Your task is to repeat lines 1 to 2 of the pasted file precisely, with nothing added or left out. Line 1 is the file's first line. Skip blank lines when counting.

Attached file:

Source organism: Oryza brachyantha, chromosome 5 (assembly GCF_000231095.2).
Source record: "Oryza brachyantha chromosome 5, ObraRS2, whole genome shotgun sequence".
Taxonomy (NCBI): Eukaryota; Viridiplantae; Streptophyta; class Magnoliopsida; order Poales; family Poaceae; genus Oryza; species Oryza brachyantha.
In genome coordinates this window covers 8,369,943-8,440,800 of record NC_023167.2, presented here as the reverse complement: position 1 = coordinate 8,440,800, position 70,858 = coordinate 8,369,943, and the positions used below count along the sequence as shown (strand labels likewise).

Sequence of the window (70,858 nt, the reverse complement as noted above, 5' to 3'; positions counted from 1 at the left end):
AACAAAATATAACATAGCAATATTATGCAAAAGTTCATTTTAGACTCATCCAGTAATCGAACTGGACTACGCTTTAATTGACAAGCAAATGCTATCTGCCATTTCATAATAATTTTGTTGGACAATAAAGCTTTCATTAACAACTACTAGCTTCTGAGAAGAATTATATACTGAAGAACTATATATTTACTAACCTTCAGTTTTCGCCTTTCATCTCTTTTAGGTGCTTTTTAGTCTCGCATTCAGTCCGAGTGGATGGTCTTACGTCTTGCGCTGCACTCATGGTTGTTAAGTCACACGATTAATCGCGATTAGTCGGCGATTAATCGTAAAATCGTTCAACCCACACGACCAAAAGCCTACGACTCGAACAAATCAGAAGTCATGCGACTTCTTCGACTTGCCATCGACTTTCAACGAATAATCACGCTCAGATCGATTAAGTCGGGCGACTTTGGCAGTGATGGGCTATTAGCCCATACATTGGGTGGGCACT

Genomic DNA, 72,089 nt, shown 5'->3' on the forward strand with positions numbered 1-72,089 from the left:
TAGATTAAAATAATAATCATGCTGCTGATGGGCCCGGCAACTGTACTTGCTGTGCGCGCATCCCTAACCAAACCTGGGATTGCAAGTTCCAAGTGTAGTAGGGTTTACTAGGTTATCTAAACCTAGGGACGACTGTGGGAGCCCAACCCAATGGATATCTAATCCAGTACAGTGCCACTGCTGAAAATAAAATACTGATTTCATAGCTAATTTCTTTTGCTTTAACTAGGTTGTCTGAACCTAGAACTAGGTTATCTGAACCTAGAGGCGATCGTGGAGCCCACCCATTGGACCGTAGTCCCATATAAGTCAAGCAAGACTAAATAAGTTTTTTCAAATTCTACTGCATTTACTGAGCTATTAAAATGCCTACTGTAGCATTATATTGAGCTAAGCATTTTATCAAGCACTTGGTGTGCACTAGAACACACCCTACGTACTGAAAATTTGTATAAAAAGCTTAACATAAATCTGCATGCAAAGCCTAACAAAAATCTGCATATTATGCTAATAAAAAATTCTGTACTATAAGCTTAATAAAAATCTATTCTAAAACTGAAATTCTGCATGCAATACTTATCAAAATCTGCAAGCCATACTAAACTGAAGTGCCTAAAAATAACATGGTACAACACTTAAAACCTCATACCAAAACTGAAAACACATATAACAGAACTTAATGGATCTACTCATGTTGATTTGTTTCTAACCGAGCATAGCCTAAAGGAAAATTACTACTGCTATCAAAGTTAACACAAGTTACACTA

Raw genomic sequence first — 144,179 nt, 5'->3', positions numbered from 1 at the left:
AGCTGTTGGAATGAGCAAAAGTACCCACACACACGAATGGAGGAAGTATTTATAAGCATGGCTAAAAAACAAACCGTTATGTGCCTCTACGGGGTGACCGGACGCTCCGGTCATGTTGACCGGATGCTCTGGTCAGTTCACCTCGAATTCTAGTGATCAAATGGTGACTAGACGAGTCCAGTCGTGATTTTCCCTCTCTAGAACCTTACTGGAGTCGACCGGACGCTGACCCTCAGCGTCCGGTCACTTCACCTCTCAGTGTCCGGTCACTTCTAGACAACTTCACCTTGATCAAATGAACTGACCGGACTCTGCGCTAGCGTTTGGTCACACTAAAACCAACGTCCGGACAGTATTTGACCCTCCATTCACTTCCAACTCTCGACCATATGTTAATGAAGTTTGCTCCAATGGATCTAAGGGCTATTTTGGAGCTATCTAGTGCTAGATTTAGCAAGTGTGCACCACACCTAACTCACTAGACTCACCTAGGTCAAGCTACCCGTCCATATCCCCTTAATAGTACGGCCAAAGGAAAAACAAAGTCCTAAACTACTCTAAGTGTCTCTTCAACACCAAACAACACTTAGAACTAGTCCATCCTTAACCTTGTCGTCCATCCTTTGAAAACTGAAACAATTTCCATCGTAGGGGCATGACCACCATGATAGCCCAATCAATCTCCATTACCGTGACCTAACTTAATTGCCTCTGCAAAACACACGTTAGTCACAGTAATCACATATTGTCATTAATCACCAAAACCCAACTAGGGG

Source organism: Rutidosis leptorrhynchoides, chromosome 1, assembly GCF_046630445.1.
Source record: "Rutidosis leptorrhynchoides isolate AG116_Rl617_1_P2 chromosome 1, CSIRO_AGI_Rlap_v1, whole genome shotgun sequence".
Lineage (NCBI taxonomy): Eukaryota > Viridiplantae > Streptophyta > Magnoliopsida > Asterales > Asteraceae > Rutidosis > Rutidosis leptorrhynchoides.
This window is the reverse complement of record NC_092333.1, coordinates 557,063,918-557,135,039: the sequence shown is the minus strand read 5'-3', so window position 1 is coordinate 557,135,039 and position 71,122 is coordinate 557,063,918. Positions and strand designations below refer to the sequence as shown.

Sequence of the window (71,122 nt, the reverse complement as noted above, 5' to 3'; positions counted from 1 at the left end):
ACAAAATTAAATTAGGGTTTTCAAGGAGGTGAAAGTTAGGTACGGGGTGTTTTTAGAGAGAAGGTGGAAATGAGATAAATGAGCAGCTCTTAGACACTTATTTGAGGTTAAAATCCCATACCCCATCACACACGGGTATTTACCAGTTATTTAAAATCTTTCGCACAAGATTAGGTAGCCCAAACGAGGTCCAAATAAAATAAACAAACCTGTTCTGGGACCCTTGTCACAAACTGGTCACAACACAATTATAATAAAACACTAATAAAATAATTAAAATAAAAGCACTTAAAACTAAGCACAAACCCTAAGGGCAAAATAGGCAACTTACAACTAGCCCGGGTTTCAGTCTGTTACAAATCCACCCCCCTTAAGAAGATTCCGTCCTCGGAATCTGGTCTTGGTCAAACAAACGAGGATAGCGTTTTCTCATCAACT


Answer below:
Source organism: Oryza brachyantha, chromosome 5 (assembly GCF_000231095.2).
Source record: "Oryza brachyantha chromosome 5, ObraRS2, whole genome shotgun sequence".